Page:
I’m also hoping it will be of interest, possibly even helpful, to someone else… but frankly that’s not really my first concern. Looking back at the articles I’ve shared here before, I think they represent something different and something I don’t feel I can continue or even want to. Sure there are some engaging and possibly even useful pieces, but overall it’s a bit self-indulgent, sort of look-how-creative-I-am-I-have-so-much-to-teach-people.

This will be different. This is confronting my failure to maintain what Twyla Tharp calls The Creative Habit, and trying to find ways to refocus my very unfocused creative brain on bringing something new and beautiful and strange into the world. I do think that creativity, like fitness or cooking or reading or yoga, is best seen as a habit – and if we put energy into our positive habits hopefully they will supercede our more problematic ones, like posting comments on pointless online videos.

Some of that effort to fire up that habit again might involve rebooting old projects, like the Sound Fascination series, or the Cliffjump book, or maybe even the long-dormant Symmetricity, my erstwhile novel-with-a-soundtrack. Some of it will be starting new things, as I’ve long been of the opinion that starting something new is a great way to get out of a rut. But in many ways I feel the best approach is to go back to the beginning and try to figure out what made me want to create in the first place, find the seeds that grew into those first flowers and eventually became a whole garden of mad creative projects.

country garden photo

Photo by DominusVobiscum

I liked that garden, it was a nice place, but it’s desperately overgrown with weeds now and trying to hack my way back to it by the usual methods doesn’t seem to be working. So my plan now is to go back to the seeds and start again.

Stuck in the middle with you…

So I hope you’ll join me, and read and listen as I try to find my way through this process, even if I stumble and scramble a bit at the beginning for lack of practice. I’m hoping that the (intended) double meaning of the title will hold true – it’s not just about a creative crisis, the crisis of stalled creativity, but about finding the creativity *in* that crisis, and using it to find the way out.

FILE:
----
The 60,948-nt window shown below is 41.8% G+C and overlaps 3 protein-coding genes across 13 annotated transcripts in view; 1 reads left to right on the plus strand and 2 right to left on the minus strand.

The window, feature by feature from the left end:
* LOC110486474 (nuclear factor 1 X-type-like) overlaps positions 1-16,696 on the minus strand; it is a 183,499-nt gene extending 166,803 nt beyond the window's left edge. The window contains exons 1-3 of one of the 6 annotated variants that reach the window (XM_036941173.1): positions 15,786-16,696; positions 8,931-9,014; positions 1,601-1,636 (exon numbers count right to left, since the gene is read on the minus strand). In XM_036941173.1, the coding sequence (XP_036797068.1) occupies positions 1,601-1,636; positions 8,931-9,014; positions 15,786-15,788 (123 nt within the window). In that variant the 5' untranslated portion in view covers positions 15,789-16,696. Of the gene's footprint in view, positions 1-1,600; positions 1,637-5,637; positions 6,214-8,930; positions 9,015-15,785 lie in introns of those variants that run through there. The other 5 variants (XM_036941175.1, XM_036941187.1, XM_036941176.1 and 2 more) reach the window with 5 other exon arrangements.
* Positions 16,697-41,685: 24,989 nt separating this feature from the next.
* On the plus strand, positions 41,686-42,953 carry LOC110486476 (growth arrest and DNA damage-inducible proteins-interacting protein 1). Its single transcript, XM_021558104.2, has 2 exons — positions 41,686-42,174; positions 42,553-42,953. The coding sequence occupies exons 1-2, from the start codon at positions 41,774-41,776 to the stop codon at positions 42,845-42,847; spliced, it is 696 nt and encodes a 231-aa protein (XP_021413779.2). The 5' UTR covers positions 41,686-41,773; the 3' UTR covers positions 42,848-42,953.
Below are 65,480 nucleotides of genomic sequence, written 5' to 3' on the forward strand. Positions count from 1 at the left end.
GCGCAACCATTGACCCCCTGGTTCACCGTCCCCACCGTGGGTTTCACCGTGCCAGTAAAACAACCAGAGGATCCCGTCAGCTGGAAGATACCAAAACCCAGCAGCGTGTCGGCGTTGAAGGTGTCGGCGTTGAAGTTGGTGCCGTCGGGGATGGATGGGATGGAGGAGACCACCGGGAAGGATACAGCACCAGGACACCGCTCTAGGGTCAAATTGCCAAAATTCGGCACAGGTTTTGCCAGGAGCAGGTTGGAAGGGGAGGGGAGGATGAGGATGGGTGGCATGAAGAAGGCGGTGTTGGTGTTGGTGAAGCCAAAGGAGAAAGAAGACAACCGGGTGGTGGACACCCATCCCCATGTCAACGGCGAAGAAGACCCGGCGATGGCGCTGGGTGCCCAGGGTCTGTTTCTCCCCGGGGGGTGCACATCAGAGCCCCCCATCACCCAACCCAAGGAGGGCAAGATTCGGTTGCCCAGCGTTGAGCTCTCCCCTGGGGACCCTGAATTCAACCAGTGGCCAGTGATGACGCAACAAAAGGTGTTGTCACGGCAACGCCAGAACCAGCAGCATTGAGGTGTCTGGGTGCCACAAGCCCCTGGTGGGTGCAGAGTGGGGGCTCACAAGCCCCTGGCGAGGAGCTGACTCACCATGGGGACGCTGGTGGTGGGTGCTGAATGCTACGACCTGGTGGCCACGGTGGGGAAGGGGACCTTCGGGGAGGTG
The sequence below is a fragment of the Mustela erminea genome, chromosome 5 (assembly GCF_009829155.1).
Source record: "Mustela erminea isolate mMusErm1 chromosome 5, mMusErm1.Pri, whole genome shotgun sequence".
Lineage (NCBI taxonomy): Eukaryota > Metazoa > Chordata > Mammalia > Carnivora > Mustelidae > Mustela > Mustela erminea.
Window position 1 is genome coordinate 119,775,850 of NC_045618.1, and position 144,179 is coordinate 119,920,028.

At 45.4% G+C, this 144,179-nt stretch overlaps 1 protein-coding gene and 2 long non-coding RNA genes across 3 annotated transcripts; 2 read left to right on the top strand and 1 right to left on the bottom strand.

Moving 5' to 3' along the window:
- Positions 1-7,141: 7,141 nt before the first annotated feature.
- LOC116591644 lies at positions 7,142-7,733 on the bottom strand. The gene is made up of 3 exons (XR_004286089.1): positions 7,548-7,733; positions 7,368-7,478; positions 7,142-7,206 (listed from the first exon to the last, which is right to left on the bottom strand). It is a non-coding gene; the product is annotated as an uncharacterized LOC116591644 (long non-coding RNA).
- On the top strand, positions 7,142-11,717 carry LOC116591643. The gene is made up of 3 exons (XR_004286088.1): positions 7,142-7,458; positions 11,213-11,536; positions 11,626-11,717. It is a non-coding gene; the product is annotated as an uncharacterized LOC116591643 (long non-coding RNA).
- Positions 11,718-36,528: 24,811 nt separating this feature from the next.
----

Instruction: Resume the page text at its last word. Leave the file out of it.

I think there’s something to that, and I suspect I’m not the only one. Sometimes you need to get stuck in order to remember why you need to get unstuck. I suppose there are those lucky creative people for whom maintaining the habit is effortless, they never seem to struggle with it at all, the work pours out as if from a bottomless fountain. But I’m pretty sure most people are more like me – it feels like that sometimes, for a while, when we’re lucky… and other times it just… doesn’t. The gears get gummed up, the muscles atrophy, the well seems to run dry for a while.

And when that happens you need to change the formula.

I’ve been through phases where everything was flowing freely and it seemed the ideas would never stop coming, they arrived conveniently fully formed and all I needed was to get out of the way and let it happen. Making Passage was like that, and A Suite Hereafter. The whole Continuum series was based on that process and that feeling. I know it well… but I also know that it isn’t always like that. And I know that when it isn’t, you have to find a way to put one foot in front of the other until you’re on your way again, no matter how hard that seems.

I don’t want to put the cart before the horse here and make grand statements about all the amazing things I’m going to do now, having arrived at this stuck point and decided to do something about it. Things might not turn out to be that easy at all. I do have a goal in mind for this process, something that’s been a long time coming, but I’m not quite ready to announce it yet.

What I do know is that, seeing as it’s 2017 and all, this revolution will likely be televised, i.e. there will almost certainly be a video component to it. Don’t say I didn’t warn you!

That’s about all I’ve got for now. Stay tuned!